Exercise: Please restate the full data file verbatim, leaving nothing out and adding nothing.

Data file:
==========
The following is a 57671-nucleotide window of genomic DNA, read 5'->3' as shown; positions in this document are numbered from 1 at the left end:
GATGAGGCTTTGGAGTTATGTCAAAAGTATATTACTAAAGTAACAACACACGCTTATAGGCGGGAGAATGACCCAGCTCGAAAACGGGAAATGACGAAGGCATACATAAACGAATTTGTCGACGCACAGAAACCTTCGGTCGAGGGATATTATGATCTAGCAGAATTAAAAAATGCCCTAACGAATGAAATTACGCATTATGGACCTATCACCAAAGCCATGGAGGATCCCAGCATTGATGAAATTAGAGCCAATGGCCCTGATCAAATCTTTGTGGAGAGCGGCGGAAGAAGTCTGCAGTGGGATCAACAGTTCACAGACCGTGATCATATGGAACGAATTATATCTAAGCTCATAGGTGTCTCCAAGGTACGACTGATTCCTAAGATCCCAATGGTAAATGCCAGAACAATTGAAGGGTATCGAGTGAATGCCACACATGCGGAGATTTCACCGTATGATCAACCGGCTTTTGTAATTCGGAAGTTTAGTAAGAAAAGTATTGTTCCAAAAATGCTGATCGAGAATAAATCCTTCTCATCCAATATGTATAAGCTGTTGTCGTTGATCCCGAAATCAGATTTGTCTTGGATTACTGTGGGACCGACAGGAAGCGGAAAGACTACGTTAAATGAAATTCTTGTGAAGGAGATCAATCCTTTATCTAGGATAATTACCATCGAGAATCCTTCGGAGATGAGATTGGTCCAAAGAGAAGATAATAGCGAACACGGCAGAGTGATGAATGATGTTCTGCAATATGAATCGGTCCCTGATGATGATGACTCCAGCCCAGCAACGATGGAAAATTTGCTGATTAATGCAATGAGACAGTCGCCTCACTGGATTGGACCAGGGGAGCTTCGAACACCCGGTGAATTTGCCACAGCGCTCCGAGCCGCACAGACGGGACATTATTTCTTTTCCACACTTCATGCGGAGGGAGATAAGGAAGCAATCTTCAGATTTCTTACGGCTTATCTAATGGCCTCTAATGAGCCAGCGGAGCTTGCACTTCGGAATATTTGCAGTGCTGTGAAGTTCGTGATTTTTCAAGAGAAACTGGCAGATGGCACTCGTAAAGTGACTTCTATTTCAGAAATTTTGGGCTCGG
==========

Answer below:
The following is a 57671-nucleotide window of genomic DNA, read 5'->3' as shown; positions in this document are numbered from 1 at the left end:
GATGAGGCTTTGGAGTTATGTCAAAAGTATATTACTAAAGTAACAACACACGCTTATAGGCGGGAGAATGACCCAGCTCGAAAACGGGAAATGACGAAGGCATACATAAACGAATTTGTCGACGCACAGAAACCTTCGGTCGAGGGATATTATGATCTAGCAGAATTAAAAAATGCCCTAACGAATGAAATTACGCATTATGGACCTATCACCAAAGCCATGGAGGATCCCAGCATTGATGAAATTAGAGCCAATGGCCCTGATCAAATCTTTGTGGAGAGCGGCGGAAGAAGTCTGCAGTGGGATCAACAGTTCACAGACCGTGATCATATGGAACGAATTATATCTAAGCTCATAGGTGTCTCCAAGGTACGACTGATTCCTAAGATCCCAATGGTAAATGCCAGAACAATTGAAGGGTATCGAGTGAATGCCACACATGCGGAGATTTCACCGTATGATCAACCGGCTTTTGTAATTCGGAAGTTTAGTAAGAAAAGTATTGTTCCAAAAATGCTGATCGAGAATAAATCCTTCTCATCCAATATGTATAAGCTGTTGTCGTTGATCCCGAAATCAGATTTGTCTTGGATTACTGTGGGACCGACAGGAAGCGGAAAGACTACGTTAAATGAAATTCTTGTGAAGGAGATCAATCCTTTATCTAGGATAATTACCATCGAGAATCCTTCGGAGATGAGATTGGTCCAAAGAGAAGATAATAGCGAACACGGCAGAGTGATGAATGATGTTCTGCAATATGAATCGGTCCCTGATGATGATGACTCCAGCCCAGCAACGATGGAAAATTTGCTGATTAATGCAATGAGACAGTCGCCTCACTGGATTGGACCAGGGGAGCTTCGAACACCCGGTGAATTTGCCACAGCGCTCCGAGCCGCACAGACGGGACATTATTTCTTTTCCACACTTCATGCGGAGGGAGATAAGGAAGCAATCTTCAGATTTCTTACGGCTTATCTAATGGCCTCTAATGAGCCAGCGGAGCTTGCACTTCGGAATATTTGCAGTGCTGTGAAGTTCGTGATTTTTCAAGAGAAACTGGCAGATGGCACTCGTAAAGTGACTTCTATTTCAGAAATTTTGGGCTCGG